Exhibition reveals 100 years of transport in Havering

A steam train on its way to Romford from Norwich was a regular sight in the 1960s.

A steam train on its way to Romford from Norwich was a regular sight in the 1960s. - Credit: Archant

An exciting exhibition telling the history of transport through the ages in Havering is launched next week.

The shops in Market Place in 1917 include Harry's Cycles Stores.
Owner Harry Sibley stands between

The shops in Market Place in 1917 include Harry's Cycles Stores. Owner Harry Sibley stands between the shops, with his two children in front of the cycle store. Credit: Bygone Havering by Brian Evans. - Credit: Archant

Havering on the Move reveals how we travelled in carts and carriages, and horse-drawn buses that linked Rainham with the East End.

Local thrill-seekers go for a ride in an airborne freight car at Romford Station goods yard during t

Local thrill-seekers go for a ride in an airborne freight car at Romford Station goods yard during the Romford Railway Exhibition in June 1936. - Credit: Archant

It also includes the routemaster bus, rail links that brought prosperity to Romford and the District Line extension to Upminster.

The exhibition at Havering Museum, in High Street, Romford, marks the 150th anniversary of the London Underground and spans the past 100 years, looking at why trams and trolleybuses did not run in the borough, the taxis and emergency vehicles, and the history of Dagenham Dock.

It features photos, models of buses, trains, trams, and carriages that ran through the borough, a 1940s bus driver’s uniform, station signs, transport memorabilia and a film loaned by the London Transport Museum.


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Exhibitions’ co-ordinator Peter Stewart said: “The exhibition team have worked extremely hard over the past year to put on what is probably the most visually exciting project to date.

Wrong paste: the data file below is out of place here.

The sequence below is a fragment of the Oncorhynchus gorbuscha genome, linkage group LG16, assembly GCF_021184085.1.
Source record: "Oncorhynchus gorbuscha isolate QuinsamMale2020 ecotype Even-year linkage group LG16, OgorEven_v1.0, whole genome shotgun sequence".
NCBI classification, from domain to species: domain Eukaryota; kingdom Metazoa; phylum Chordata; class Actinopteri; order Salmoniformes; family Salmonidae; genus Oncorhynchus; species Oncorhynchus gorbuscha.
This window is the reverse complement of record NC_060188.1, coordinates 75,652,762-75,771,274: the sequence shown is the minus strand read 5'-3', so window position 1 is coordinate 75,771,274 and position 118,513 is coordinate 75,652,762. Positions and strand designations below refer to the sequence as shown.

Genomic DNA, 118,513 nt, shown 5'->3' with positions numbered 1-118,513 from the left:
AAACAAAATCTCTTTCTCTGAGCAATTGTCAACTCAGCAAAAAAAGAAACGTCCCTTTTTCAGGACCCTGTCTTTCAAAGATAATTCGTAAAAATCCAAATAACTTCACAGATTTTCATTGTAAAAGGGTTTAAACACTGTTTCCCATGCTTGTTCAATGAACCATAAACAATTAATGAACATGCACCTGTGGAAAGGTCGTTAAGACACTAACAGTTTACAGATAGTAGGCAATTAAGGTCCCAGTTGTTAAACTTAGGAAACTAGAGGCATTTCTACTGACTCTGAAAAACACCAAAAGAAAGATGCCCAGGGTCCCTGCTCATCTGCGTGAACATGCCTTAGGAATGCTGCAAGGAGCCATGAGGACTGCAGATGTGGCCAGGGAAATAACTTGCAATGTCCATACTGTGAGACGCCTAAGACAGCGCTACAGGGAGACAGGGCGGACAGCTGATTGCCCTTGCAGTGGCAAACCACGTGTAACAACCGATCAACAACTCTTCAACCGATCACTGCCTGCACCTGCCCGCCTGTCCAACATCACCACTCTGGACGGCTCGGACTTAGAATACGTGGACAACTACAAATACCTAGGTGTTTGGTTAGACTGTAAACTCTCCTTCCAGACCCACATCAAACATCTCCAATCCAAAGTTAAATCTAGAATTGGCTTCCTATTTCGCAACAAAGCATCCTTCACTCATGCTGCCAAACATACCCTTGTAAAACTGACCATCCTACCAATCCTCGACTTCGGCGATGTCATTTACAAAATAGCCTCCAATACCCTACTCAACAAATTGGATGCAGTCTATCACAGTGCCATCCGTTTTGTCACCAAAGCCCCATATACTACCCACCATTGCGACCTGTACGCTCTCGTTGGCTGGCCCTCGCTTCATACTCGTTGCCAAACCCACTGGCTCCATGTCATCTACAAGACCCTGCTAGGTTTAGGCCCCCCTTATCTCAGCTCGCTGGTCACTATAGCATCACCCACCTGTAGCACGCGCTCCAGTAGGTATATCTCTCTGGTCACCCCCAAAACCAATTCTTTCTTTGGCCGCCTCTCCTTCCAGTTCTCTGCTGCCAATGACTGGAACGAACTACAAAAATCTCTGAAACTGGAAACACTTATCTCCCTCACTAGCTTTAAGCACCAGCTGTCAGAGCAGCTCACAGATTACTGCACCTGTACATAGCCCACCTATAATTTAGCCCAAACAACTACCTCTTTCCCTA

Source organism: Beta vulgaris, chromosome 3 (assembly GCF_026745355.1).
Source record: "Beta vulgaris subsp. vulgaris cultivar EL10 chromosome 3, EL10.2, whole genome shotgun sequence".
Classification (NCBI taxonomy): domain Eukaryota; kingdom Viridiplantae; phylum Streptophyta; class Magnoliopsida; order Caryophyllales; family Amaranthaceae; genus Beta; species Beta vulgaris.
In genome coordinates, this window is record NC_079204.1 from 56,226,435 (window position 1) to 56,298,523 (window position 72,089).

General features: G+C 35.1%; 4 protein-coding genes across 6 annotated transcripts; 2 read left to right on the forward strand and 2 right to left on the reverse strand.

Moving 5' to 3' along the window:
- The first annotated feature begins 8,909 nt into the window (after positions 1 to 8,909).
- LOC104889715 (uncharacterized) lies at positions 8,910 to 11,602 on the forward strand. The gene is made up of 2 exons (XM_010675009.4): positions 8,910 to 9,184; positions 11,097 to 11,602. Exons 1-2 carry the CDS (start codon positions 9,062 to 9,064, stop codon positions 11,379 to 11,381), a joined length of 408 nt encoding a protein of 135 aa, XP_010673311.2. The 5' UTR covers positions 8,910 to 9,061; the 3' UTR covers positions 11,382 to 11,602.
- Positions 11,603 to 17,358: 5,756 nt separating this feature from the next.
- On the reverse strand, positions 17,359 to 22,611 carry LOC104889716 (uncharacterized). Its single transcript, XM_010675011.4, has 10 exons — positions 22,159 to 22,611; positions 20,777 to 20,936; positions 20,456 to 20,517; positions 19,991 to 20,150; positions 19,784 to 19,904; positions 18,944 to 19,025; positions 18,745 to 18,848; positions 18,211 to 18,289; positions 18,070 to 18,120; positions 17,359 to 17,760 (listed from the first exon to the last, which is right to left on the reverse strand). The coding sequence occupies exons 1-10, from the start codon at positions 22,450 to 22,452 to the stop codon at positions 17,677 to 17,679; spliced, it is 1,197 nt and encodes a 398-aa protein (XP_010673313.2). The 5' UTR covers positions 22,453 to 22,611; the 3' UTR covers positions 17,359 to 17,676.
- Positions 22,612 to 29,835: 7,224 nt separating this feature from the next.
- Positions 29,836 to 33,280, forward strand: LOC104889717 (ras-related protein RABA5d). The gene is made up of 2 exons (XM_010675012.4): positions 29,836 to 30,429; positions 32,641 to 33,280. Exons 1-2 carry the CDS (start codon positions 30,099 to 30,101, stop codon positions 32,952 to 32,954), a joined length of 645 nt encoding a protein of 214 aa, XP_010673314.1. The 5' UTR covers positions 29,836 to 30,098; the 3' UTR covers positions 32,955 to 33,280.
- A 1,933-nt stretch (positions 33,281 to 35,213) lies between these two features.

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“We have been supported by the London Transport Museum, the Ilford and West Essex Railway Club, volunteers and the people of Havering who have loaned us objects that have produced one of the best collections of its type ever assembled.”

Exhibitions’ team leader Matthew Abel said the railways helped industries like Romford Brewery to expand by transporting goods further and quicker, and allowed people to live locally and travel to work in London.

The emergence of the motor car led to Ford’s Dagenham plant which provided employment for many residents.

Mr Abel said: “The London Transport Museum has made a wonderful contribution to this exhibition. I really hope that people take this opportunity to come and see some of the fascinating material on display.”

Havering on the Move: The Story of Local Transport, runs from Saturday, October 5, to Saturday, November 30.

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